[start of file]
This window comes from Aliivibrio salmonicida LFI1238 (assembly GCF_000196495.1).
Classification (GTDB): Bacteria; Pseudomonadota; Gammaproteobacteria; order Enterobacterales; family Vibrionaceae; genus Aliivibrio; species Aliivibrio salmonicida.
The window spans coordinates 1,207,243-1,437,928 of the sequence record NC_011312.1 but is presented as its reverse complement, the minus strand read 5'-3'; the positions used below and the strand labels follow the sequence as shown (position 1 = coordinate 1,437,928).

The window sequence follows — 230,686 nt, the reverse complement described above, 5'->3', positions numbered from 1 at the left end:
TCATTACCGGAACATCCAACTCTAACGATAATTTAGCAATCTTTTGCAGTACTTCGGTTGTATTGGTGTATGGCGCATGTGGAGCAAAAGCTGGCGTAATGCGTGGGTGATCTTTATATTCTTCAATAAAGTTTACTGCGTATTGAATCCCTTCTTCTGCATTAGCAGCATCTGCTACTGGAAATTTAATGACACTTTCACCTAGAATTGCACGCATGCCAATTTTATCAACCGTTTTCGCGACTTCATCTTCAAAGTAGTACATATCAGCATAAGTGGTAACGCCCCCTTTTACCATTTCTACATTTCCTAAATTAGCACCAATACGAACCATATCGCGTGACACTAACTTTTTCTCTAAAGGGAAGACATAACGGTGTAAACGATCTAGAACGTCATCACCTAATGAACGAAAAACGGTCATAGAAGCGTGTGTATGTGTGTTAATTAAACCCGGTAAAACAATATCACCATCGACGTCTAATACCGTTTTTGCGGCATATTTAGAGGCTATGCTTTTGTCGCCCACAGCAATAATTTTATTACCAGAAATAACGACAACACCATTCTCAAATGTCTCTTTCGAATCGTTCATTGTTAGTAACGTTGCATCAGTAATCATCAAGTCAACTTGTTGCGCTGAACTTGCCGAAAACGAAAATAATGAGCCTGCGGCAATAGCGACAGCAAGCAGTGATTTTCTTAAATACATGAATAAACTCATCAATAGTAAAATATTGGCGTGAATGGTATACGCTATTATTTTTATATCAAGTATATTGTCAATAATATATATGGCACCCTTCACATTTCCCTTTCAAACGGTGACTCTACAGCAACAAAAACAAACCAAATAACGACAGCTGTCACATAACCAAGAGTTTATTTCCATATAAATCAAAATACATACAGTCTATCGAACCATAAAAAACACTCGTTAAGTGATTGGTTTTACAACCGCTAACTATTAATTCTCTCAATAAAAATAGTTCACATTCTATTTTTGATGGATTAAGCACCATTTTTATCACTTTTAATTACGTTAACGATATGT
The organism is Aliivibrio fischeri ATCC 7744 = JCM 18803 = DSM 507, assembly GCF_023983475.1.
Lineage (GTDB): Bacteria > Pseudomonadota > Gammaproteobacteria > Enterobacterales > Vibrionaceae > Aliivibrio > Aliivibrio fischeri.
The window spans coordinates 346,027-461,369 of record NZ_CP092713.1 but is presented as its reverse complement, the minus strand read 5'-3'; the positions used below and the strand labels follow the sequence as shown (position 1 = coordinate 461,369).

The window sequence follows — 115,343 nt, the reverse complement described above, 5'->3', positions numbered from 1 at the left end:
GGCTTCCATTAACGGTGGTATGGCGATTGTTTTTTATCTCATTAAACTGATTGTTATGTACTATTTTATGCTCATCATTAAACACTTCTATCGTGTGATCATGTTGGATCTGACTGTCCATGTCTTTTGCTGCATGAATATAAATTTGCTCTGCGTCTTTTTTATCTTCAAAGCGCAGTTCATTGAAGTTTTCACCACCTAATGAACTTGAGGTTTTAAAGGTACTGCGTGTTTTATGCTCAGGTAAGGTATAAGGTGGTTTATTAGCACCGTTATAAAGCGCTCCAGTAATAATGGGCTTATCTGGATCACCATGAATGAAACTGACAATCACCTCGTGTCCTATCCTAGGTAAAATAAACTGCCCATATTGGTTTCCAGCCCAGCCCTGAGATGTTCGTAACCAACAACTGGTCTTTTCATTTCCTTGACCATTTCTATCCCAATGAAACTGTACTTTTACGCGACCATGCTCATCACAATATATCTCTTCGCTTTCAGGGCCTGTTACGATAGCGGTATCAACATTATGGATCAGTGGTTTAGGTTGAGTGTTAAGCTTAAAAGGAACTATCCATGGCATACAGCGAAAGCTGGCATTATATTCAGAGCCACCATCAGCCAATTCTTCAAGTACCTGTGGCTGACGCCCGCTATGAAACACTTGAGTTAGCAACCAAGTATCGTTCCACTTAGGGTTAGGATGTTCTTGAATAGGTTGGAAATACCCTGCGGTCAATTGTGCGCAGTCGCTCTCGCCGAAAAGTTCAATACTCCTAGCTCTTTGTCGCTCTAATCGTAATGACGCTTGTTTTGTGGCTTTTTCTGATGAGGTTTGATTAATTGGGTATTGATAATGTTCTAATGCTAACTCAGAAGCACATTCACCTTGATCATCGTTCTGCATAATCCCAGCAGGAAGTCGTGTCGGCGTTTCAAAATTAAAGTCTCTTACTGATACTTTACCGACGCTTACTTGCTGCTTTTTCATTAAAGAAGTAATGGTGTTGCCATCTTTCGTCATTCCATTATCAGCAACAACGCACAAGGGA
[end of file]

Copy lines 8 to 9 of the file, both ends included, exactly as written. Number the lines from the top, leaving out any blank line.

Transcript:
The window spans coordinates 346,027-461,369 of record NZ_CP092713.1 but is presented as its reverse complement, the minus strand read 5'-3'; the positions used below and the strand labels follow the sequence as shown (position 1 = coordinate 461,369).

The window sequence follows — 115,343 nt, the reverse complement described above, 5'->3', positions numbered from 1 at the left end: